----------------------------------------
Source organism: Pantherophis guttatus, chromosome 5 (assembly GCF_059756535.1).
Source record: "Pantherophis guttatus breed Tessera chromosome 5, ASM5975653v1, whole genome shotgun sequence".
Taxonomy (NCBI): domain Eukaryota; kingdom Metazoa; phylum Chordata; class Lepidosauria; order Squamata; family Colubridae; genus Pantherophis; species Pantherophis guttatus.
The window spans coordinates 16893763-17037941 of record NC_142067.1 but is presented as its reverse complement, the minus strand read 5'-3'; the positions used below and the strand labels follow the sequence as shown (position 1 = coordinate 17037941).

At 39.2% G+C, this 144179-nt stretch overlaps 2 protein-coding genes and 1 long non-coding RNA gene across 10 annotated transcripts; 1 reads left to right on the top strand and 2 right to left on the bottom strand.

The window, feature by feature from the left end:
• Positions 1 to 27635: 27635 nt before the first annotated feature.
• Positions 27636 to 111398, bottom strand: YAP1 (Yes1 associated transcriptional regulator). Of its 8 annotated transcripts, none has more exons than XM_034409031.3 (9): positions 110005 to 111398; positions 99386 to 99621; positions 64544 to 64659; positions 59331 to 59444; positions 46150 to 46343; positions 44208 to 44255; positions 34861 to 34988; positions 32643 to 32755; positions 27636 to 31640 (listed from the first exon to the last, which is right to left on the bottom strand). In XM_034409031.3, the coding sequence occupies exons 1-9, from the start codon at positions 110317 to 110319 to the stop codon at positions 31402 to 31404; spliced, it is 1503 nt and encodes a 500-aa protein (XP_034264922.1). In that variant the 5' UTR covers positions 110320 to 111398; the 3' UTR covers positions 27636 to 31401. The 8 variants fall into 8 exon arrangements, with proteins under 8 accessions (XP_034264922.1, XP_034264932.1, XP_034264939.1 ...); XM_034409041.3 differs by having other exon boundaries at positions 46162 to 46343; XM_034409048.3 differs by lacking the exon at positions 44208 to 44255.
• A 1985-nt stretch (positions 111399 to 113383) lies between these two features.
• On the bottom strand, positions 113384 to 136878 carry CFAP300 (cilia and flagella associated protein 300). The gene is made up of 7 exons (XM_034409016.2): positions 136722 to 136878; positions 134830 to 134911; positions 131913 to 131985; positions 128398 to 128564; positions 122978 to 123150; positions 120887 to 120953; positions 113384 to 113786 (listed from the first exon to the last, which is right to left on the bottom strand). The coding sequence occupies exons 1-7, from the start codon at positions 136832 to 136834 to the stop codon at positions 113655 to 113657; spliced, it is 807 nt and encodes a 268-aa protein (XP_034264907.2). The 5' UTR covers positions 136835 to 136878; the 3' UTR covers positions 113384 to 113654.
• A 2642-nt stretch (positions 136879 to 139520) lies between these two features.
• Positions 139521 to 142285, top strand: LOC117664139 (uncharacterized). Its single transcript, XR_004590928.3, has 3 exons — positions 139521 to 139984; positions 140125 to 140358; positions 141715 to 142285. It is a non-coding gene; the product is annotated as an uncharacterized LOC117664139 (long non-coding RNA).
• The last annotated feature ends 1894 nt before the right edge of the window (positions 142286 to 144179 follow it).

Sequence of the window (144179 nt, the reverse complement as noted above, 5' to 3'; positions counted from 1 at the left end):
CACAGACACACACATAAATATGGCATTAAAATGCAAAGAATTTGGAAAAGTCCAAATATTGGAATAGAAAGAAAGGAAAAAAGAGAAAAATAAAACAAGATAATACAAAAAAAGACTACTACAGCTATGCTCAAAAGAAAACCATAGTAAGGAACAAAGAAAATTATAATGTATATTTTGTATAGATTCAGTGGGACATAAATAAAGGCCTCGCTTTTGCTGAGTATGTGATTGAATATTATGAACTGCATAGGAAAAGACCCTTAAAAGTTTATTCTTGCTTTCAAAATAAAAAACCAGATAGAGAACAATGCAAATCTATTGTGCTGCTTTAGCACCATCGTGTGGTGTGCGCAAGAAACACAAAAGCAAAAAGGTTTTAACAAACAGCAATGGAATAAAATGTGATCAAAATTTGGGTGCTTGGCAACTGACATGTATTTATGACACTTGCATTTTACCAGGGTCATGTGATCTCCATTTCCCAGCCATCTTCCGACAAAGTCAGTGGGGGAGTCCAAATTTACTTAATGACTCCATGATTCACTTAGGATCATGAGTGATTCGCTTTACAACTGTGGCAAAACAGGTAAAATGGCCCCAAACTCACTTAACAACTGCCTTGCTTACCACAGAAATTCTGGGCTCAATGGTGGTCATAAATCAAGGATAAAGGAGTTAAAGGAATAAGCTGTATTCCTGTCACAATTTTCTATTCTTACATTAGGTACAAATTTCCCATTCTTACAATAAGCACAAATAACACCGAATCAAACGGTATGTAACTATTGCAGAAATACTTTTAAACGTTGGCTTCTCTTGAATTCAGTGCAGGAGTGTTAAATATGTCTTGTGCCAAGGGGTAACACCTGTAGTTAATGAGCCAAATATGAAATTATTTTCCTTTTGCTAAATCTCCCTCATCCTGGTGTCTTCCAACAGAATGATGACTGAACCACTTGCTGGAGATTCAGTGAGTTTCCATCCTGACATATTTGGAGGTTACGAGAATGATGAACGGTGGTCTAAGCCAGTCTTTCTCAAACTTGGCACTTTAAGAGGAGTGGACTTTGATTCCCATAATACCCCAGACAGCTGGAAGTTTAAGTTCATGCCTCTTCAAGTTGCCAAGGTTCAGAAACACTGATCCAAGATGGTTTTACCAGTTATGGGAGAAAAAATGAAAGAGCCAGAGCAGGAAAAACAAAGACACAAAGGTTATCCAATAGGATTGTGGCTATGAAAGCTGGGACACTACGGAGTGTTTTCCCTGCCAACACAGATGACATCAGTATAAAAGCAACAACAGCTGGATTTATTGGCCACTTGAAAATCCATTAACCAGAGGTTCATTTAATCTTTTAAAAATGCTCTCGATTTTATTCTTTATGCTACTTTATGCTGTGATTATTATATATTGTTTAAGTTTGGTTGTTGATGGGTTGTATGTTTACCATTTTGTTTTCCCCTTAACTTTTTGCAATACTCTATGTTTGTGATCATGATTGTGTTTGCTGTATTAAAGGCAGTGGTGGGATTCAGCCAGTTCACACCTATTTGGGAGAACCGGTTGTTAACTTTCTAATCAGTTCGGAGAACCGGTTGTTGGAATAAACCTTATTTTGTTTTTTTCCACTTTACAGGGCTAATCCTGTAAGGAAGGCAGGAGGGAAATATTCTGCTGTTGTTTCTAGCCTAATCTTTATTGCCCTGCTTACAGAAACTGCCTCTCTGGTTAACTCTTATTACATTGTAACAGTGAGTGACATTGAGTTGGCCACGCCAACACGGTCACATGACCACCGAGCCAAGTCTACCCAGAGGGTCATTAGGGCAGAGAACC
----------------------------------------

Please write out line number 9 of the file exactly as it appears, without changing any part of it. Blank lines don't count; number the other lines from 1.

• A 1985-nt stretch (positions 111399 to 113383) lies between these two features.